Socrates once said ‘’ Know thyself “. You never know who you really are, since there are a lot of unconscious factors that define you. But what distinguishes you best is your identity. I believe that in order to know myself, I have to know what distinguishes me from any other individual by determining my identity, my surrounding and more importantly, where I belong. I sometimes overhear my parents collectively remembering my childhood and stressing on how I answered my elders that I was half Lebanese and half French, whenever I was asked about my roots. I have never given my childish reply any serious thoughts, about what it might mean or whom it might upset. Lebanon is my birthplace and my nurse country. It nurtured me many of my routines and traditions, but my French connection have interfered with my Lebanese education. My constant trips to France helped me acquire its cultural habits, which couldn’t coexist with my original roots. That caused my multinational blend of different lifestyle and what contributed to making me unique and differentiable from others.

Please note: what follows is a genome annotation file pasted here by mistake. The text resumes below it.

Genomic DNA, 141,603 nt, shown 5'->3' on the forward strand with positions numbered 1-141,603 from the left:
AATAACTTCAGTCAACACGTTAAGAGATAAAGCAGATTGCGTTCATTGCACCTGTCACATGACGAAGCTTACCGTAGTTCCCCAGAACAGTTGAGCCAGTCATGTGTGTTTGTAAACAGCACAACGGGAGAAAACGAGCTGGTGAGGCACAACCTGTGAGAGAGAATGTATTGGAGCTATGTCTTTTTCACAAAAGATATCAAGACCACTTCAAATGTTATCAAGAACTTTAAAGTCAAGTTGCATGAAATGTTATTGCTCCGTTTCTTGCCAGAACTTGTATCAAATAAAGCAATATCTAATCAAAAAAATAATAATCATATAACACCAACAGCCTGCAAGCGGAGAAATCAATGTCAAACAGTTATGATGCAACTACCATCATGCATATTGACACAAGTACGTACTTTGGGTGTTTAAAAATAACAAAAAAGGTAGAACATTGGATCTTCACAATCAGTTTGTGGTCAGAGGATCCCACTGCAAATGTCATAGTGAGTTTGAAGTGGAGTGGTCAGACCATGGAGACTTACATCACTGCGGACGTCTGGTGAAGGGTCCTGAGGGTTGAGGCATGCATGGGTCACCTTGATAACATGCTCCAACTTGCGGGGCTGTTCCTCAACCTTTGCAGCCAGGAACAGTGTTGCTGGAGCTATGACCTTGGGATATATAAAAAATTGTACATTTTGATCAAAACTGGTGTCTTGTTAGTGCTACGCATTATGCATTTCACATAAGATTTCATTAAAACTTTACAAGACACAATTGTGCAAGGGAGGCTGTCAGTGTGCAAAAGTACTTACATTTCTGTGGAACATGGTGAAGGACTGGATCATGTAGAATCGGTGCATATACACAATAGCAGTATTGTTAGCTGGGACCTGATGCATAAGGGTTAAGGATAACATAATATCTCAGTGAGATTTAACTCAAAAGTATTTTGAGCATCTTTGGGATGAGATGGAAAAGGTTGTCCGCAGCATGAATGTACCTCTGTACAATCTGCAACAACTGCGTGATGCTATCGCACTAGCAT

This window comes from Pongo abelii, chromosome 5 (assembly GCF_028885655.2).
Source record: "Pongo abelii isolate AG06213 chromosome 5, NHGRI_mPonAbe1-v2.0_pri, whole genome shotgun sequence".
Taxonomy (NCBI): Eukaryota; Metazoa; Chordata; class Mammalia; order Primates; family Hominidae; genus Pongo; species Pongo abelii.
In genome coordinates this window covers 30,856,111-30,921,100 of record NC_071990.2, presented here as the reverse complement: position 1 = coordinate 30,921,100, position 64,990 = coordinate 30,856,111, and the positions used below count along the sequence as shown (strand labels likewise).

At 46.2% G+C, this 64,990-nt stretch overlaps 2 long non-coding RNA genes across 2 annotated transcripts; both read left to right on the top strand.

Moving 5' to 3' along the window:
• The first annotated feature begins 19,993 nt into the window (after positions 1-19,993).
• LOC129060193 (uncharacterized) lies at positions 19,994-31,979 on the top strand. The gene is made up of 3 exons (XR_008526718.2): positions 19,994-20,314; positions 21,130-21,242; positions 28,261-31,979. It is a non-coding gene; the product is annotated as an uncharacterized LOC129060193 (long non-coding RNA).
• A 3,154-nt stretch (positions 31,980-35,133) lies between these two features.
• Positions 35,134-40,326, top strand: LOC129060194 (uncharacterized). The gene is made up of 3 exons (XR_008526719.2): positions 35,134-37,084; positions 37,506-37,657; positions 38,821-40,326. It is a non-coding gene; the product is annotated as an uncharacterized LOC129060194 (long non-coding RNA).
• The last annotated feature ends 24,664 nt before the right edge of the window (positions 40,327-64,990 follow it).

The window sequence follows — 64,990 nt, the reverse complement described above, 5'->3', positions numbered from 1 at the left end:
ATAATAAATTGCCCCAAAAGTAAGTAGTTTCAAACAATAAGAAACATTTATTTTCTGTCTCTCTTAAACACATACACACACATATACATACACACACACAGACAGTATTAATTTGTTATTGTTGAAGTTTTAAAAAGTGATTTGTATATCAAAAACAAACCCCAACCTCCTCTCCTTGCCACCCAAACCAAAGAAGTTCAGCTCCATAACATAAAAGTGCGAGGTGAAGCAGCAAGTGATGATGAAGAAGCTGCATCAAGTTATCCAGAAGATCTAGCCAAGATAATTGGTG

Sometimes my French identity is strongly manifested; this is probably due to my numerous trips to France and I often express myself in French What also played a role in designing my identity is my family. My mother, a French literature teacher, sought to teach me the French language as soon as I pronounced my first syllable, and I was – according to a maternal observation – quite natural at it. But growing up in an Arabic country forced me to learn my patriotic language. When I was finally old enough to have a legitimate education, my parents enrolled my in a nearby French school, the “Grand Lycee franco-libanais ashrafieh”. It was a French curriculum that taught its Lebanese students the history of France, as well as its philosophy and geography long with its demography and civic code. I even watched French movies and television programs that spoon-fed me their modern culture and the ethics of...
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